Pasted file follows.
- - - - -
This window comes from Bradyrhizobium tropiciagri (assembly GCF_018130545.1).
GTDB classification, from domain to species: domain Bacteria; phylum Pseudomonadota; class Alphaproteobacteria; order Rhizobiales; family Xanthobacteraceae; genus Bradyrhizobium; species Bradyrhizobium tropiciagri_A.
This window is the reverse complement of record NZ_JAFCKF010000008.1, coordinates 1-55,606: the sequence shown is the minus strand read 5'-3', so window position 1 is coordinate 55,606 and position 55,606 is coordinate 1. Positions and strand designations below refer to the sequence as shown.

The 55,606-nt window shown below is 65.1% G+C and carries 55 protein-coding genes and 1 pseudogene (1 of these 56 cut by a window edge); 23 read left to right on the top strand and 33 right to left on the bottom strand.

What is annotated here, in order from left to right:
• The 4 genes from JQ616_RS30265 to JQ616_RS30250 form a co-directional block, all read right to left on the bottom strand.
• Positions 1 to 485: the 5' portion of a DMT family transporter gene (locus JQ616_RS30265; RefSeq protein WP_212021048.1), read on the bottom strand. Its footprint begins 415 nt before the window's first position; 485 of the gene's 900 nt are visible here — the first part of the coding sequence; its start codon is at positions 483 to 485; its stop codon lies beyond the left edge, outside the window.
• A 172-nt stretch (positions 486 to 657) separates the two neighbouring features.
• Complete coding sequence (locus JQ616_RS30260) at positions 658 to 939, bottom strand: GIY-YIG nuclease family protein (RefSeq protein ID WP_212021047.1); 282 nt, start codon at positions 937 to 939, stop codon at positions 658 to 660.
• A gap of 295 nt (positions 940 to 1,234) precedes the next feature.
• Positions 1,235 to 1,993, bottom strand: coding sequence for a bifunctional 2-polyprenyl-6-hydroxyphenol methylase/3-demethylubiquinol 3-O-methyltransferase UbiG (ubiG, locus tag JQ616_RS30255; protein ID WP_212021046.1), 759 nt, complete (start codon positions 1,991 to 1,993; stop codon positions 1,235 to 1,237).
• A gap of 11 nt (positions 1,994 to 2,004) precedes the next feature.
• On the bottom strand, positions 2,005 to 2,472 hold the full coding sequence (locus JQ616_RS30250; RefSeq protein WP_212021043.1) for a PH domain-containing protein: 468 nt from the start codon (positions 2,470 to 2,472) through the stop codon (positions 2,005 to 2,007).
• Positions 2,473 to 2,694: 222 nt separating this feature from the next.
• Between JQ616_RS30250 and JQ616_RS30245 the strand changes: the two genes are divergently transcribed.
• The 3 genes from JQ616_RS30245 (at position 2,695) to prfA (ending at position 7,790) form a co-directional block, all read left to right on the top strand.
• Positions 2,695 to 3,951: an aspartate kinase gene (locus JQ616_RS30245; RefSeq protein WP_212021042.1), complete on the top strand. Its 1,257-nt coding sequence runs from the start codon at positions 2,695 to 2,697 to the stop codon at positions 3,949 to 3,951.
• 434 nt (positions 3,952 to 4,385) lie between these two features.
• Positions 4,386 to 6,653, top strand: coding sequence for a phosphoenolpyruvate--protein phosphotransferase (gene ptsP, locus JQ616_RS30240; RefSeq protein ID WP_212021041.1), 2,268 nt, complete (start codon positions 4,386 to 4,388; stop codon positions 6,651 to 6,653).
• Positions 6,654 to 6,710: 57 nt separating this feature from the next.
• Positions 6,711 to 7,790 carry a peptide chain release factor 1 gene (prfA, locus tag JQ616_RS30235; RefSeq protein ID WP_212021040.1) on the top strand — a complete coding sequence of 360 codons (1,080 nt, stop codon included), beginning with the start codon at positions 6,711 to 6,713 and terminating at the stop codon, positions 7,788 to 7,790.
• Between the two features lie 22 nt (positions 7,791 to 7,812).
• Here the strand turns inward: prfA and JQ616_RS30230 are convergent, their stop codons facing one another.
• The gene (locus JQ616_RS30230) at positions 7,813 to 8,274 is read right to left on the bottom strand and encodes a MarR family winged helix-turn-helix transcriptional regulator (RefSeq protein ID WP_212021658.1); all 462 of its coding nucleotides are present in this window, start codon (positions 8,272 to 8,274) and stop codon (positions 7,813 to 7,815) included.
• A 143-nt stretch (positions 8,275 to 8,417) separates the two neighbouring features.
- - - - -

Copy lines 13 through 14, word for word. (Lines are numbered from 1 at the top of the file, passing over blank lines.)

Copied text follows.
• On the bottom strand, positions 2,005 to 2,472 hold the full coding sequence (locus JQ616_RS30250; RefSeq protein WP_212021043.1) for a PH domain-containing protein: 468 nt from the start codon (positions 2,470 to 2,472) through the stop codon (positions 2,005 to 2,007).
• Positions 2,473 to 2,694: 222 nt separating this feature from the next.